Support First Things by turning your adblocker off or by making a  donation. Thanks!

This biographical essay is excerpted from The Golden Thread: A History of the Western Tradition, by Allen C. Guelzo and James Hankins, forthcoming from Encounter Books in 2024.

King Alexander III of Macedon is beyond doubt among the greatest figures in world history. But was he a great man, the finest kind of human being? His extraordinary success, in combination with his moral weaknesses, must have been frustrating for some ancient moralists since, according to the philosophers, a man's worth and his ability to lead other men was dependent on the excellence of his moral character. Good moral character, they believed, could be acquired by the study of philosophy. According to the great educator Isocrates, in the finest leaders, good moral character was strengthened by wide-ranging study of the best literature, arts, and sciences.

Alexander studied for years with Aristotle, the fountainhead of Western scientific thought, whom some would say was the greatest moral philosopher who ever lived. Aristotle even wrote a number of works, now lost, intended to instruct his pupil in the arts of kingship. According to Plutarch the young king was “by nature a lover of learning and a lover of reading.” He was an admirer of the great lyric poets and Athens' fifth-century tragedians as well as a voracious reader of history. He was steeped in Homer, author of the two great epics that formed the Bible of the Greeks. According to multiple sources the young conqueror always carried his Homer with him on campaign, keeping it under his pillow, along with a dagger. He modelled his own behavior on Achilles, Homer's supreme, flawed hero.

Alexander, in other words, according to ancient ideas had the perfect formation to be a philosopher-king. There were some authorities—chiefly Plutarch—who insisted that he met the conditions to deserve such a title. Another biographer, Arrian, while stopping short of that assessment, praised his many virtues of leadership and his extraordinary accomplishments, while excusing his faults as those of a hot-blooded young man misled by scheming advisors. He points to one admirable quality ignored by modern writers on Alexander, a character trait rare among men of supreme power: The great conqueror was capable of remorse for his own faults and made no effort to conceal them. These admissions of bad behavior had good effects on his own character and gave some kind of solace to those he had injured.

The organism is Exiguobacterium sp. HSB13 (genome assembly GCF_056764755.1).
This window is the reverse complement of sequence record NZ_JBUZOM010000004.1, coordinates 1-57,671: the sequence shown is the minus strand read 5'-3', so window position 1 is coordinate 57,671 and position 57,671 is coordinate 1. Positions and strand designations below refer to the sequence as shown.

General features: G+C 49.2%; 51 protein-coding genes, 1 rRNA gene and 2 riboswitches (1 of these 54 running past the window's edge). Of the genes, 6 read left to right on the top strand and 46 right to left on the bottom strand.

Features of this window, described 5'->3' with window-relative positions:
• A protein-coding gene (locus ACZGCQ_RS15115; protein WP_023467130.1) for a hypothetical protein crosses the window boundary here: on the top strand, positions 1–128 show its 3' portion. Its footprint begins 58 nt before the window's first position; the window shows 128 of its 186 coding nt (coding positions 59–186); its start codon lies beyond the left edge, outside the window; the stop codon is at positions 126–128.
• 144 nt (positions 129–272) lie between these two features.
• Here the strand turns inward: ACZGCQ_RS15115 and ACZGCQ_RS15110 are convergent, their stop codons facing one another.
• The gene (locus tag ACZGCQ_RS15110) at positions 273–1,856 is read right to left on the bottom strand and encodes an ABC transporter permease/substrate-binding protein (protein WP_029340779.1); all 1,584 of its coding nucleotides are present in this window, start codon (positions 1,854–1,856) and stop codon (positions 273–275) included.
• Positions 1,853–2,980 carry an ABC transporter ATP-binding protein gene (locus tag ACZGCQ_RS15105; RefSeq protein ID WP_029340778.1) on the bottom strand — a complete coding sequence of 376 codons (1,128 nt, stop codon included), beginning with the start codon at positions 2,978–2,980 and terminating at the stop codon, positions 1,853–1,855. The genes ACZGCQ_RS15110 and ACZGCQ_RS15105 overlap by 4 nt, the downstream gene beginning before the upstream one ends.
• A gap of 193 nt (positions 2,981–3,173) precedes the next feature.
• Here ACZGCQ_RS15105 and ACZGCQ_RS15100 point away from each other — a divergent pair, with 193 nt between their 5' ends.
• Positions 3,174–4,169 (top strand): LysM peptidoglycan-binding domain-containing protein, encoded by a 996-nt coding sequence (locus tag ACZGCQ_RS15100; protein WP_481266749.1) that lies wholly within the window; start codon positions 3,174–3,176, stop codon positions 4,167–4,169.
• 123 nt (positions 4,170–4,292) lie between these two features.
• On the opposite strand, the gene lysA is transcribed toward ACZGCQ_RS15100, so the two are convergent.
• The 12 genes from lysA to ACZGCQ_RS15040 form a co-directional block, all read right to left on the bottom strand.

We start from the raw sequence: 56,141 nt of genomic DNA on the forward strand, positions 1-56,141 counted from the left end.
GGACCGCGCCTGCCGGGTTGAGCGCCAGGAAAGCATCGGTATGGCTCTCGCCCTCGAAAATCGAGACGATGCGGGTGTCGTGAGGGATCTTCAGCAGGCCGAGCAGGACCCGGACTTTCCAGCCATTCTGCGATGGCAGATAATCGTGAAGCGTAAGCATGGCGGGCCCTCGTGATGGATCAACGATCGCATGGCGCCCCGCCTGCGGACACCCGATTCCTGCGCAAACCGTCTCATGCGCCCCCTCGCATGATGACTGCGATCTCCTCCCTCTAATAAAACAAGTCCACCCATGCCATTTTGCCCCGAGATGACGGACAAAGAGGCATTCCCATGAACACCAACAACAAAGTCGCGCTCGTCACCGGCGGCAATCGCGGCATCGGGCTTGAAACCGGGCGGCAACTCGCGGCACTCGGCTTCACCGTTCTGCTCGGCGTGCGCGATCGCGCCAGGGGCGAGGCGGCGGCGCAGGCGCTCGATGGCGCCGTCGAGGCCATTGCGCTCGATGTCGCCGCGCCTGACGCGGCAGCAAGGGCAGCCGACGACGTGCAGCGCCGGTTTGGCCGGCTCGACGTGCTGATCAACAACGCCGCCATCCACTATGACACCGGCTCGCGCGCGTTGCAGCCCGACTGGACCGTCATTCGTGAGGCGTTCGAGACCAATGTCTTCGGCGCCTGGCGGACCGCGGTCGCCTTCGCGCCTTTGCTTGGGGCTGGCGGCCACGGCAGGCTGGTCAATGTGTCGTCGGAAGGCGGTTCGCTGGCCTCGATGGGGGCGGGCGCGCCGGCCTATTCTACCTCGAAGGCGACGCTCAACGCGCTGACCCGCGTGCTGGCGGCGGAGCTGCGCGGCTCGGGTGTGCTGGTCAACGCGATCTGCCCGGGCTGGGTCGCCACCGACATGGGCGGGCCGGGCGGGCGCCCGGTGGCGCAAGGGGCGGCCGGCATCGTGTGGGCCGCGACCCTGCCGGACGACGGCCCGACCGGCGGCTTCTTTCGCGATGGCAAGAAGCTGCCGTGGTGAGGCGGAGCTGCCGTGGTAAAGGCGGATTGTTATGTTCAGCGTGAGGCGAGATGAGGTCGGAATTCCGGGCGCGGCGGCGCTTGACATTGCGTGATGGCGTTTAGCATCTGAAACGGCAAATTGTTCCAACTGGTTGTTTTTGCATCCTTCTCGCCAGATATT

Both Plutarch and Arrian, though living long after Alexander's time, beyond fear or favor, had access to far more information about him than anyone possesses today. Yet their assessment of the conqueror is strikingly different from that of his modern biographers. For in modern times Alexander's reputation has suffered a disastrous fall. Since the Second World War it has become common for historians to compare Alexander casually to Adolf Hitler or Genghis Khan, or to dismiss him as a “Homeric pirate,” or to psychoanalyze him as suffering from extreme paranoia and megalomania. Modern writers, as though determined to cut him down to size, focus on Alexander's vices, which (rightly) seem appalling to us: his ruthless elimination of rivals for the throne, and his towering, drunken rages, leading to rash acts of violence against some of his most loyal companions. These included his trusted commander Cleitus, who had saved his life at the battle of Granicus, and the Persian expedition's official historian, Callisthenes, Aristotle's nephew, who died in jail after refusing to kneel before the monarch-god. Moderns find it difficult not to interpret Alexander's obsession with his own image as the mark of a deranged narcissist, or to see his insatiable thirst for victory as anything other than a mental disorder.